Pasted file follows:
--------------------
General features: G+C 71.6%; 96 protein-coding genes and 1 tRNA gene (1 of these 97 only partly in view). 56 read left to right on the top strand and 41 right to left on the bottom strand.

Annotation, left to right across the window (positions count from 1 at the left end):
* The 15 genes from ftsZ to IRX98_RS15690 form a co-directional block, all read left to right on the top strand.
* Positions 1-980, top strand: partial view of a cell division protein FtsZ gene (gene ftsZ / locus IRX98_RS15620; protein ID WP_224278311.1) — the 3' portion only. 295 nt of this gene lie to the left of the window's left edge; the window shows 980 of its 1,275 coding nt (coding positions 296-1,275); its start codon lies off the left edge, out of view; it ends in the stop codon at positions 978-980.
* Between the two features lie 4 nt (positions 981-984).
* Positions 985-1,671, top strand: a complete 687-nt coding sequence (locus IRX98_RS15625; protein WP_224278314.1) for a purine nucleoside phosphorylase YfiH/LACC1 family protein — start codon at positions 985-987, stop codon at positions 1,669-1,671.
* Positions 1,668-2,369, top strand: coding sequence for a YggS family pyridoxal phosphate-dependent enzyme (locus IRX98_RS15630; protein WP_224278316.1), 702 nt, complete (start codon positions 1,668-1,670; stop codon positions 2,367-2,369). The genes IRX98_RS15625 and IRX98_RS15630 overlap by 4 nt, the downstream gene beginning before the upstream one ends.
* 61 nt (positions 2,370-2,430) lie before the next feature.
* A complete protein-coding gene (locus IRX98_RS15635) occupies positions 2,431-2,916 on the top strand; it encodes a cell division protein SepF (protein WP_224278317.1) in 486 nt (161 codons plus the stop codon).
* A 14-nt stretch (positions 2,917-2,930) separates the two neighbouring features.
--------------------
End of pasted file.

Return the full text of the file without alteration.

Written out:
General features: G+C 71.6%; 96 protein-coding genes and 1 tRNA gene (1 of these 97 only partly in view). 56 read left to right on the top strand and 41 right to left on the bottom strand.

Annotation, left to right across the window (positions count from 1 at the left end):
* The 15 genes from ftsZ to IRX98_RS15690 form a co-directional block, all read left to right on the top strand.
* Positions 1-980, top strand: partial view of a cell division protein FtsZ gene (gene ftsZ / locus IRX98_RS15620; protein ID WP_224278311.1) — the 3' portion only. 295 nt of this gene lie to the left of the window's left edge; the window shows 980 of its 1,275 coding nt (coding positions 296-1,275); its start codon lies off the left edge, out of view; it ends in the stop codon at positions 978-980.
* Between the two features lie 4 nt (positions 981-984).
* Positions 985-1,671, top strand: a complete 687-nt coding sequence (locus IRX98_RS15625; protein WP_224278314.1) for a purine nucleoside phosphorylase YfiH/LACC1 family protein — start codon at positions 985-987, stop codon at positions 1,669-1,671.
* Positions 1,668-2,369, top strand: coding sequence for a YggS family pyridoxal phosphate-dependent enzyme (locus IRX98_RS15630; protein WP_224278316.1), 702 nt, complete (start codon positions 1,668-1,670; stop codon positions 2,367-2,369). The genes IRX98_RS15625 and IRX98_RS15630 overlap by 4 nt, the downstream gene beginning before the upstream one ends.
* 61 nt (positions 2,370-2,430) lie before the next feature.
* A complete protein-coding gene (locus IRX98_RS15635) occupies positions 2,431-2,916 on the top strand; it encodes a cell division protein SepF (protein WP_224278317.1) in 486 nt (161 codons plus the stop codon).
* A 14-nt stretch (positions 2,917-2,930) separates the two neighbouring features.